Used truck market 'through the roof
Used Trucks are commanding a premium on the secondary market as supply chain shortages and now an assembly plant strike, have clouded new truck builds.
The Class 8 used truck market had its best month this year in March, with pricing jumping up by nearly 22% at auction and 4.7% at retail, as reported by J.D. Power.
"I don’t think there’s any question late-model, low-mileage used trucks are benefiting from this new truck shortage. Auction and retail pricing for those trucks is through the roof," said Chris Visser, J.D. Power Senior Analyst and Product Manager for Commercial Vehicles. "The last new truck delivery peak was in September of 2019 – 20% higher than March 2021’s figure. I think fleets could use every bit of that 20% right now, but there’s no way manufacturers can get close to that number until parts shortages and labor issues are resolved."
Late-model sleeper tractors are bringing the highest pricing at auction since J.D. Power began tracking this segment in 2015, jumping almost 40% from February to an average of $69,556 for model year 2018.
The average sleeper tractor retailed in March was 68 months old, had 458,197 miles, and was bought for $57,489. The average truck was three months newer, had 2% more miles, and was selling for 4.7% more money versus February, according to J.D. Power. This same average tractor in March 2020 would have retailed for almost 30% less money with similar miles and age.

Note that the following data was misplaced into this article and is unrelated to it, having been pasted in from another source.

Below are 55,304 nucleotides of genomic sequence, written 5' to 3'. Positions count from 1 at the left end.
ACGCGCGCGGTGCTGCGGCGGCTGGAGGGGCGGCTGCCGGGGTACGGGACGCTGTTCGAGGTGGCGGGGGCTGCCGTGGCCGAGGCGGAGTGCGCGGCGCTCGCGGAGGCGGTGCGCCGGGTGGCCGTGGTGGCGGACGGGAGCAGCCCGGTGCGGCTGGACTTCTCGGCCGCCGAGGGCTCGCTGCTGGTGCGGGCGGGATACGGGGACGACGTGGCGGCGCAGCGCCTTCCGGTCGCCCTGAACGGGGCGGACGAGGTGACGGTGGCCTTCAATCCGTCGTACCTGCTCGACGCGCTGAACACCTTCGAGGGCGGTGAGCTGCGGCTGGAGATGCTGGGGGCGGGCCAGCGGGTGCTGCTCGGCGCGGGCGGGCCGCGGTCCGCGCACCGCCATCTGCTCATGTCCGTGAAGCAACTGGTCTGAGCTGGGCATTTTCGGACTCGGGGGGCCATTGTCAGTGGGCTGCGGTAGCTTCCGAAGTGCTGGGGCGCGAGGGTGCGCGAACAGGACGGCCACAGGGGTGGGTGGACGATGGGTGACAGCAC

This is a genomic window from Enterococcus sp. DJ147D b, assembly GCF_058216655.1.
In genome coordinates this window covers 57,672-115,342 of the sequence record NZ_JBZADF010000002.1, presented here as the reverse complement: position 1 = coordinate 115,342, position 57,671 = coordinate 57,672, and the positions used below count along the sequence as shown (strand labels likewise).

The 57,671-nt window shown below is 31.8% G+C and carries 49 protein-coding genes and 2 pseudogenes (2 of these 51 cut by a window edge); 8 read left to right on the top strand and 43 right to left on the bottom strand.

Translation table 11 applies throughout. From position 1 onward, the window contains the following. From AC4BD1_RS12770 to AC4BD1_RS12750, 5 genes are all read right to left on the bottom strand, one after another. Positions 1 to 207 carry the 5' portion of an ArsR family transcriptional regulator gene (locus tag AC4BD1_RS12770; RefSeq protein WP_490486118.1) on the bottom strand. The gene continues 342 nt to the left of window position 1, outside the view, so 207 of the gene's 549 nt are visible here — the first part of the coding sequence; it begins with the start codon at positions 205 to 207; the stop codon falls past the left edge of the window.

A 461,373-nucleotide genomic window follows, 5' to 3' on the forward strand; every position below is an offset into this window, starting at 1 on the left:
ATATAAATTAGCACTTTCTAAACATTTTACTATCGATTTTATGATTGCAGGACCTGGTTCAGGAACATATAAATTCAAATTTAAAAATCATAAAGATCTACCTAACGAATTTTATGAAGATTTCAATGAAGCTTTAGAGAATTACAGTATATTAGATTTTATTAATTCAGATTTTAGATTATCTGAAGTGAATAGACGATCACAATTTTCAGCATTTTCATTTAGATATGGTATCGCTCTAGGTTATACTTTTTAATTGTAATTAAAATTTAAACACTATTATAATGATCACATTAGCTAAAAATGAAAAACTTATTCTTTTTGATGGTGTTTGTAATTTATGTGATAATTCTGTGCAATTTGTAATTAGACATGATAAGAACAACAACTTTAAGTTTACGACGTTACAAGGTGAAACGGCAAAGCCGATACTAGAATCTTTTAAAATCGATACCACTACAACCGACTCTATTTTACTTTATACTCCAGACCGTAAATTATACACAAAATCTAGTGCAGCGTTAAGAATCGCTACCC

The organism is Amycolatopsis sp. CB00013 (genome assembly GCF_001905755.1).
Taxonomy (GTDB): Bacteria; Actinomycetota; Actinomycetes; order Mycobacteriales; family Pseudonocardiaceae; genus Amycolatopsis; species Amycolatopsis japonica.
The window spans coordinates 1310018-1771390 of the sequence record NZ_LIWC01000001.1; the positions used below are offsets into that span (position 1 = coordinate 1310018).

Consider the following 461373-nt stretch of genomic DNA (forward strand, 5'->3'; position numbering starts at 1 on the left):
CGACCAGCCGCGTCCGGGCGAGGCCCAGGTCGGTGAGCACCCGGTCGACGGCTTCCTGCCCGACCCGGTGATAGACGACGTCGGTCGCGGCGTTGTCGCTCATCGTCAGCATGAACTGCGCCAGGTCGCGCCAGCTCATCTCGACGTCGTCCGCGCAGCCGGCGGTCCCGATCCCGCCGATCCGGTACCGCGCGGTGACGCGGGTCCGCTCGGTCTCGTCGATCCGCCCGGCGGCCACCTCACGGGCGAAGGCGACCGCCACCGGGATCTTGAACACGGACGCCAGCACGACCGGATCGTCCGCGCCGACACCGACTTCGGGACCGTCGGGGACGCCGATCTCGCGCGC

Visser expects the newest trucks in the marketplace to see "mild to moderate retail appreciation" in the near term with demand sliding for older, higher-mileage trucks.
"Fleets on a three-year trade cycle are probably holding on to their iron longer because new trucks and one- and two-year-old used trucks are simply unavailable. Fleets on a four- or five-year trade cycle to a lesser degree," Visser said. "This market dynamic should stay in place into the summer, and probably longer assuming consumer spending on goods continues to ramp its way back up to the pre-COVID trend," Visser said.
Don Ake, FTR's vice president of commercial vehicles, said he expected used truck sales to jump "because there is plenty of freight to haul and new truck production was weak in January and February due to supply chain shortages and weather."
OEM output was much better than expected, but if the semiconductor shortage intensifies and Volvo's truck production is hindered by a protracted labor strike, "then the supply of new trucks will tighten again," Ake said, leading to "strong used truck sales in the first half of the year, probably fading some in the second half as new truck production increases."
Visser said used truck retail pricing is at or within 5% of its post-Great Recession peak. The imbalance between the supply and demand for trucks is the key to understanding what is happening in the pricing arena, said ACT Research Vice President Steve Tam, adding that "it would appear as though dealers have quickly gotten comfortable with paying significantly more for trades than they were just a few months ago. And while they may not like it, buyers realize that if they want a truck, it is going to cost more in today’s environment, he explained. "Given where freight rates are, truckers are in a better position to afford more expensive used equipment.”